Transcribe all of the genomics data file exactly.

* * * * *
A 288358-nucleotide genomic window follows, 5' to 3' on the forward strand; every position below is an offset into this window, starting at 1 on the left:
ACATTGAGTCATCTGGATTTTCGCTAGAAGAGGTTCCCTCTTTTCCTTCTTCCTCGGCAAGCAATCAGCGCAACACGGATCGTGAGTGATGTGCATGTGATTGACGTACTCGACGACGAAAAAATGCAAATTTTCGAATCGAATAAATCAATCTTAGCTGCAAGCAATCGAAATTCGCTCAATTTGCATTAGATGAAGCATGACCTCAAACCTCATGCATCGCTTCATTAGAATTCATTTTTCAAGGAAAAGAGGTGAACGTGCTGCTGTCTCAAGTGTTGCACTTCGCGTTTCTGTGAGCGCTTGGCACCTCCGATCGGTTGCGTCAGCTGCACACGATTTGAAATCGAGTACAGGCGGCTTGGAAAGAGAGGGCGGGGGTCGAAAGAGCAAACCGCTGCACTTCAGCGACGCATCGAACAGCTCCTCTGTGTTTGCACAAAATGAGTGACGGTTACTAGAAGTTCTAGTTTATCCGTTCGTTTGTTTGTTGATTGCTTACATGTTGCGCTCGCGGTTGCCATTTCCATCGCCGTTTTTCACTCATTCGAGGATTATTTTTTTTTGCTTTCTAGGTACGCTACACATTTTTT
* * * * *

A 288358-nucleotide genomic window follows, 5' to 3' on the forward strand; every position below is an offset into this window, starting at 1 on the left:
ACATTGAGTCATCTGGATTTTCGCTAGAAGAGGTTCCCTCTTTTCCTTCTTCCTCGGCAAGCAATCAGCGCAACACGGATCGTGAGTGATGTGCATGTGATTGACGTACTCGACGACGAAAAAATGCAAATTTTCGAATCGAATAAATCAATCTTAGCTGCAAGCAATCGAAATTCGCTCAATTTGCATTAGATGAAGCATGACCTCAAACCTCATGCATCGCTTCATTAGAATTCATTTTTCAAGGAAAAGAGGTGAACGTGCTGCTGTCTCAAGTGTTGCACTTCGCGTTTCTGTGAGCGCTTGGCACCTCCGATCGGTTGCGTCAGCTGCACACGATTTGAAATCGAGTACAGGCGGCTTGGAAAGAGAGGGCGGGGGTCGAAAGAGCAAACCGCTGCACTTCAGCGACGCATCGAACAGCTCCTCTGTGTTTGCACAAAATGAGTGACGGTTACTAGAAGTTCTAGTTTATCCGTTCGTTTGTTTGTTGATTGCTTACATGTTGCGCTCGCGGTTGCCATTTCCATCGCCGTTTTTCACTCATTCGAGGATTATTTTTTTTTGCTTTCTAGGTACGCTACACATTTTTT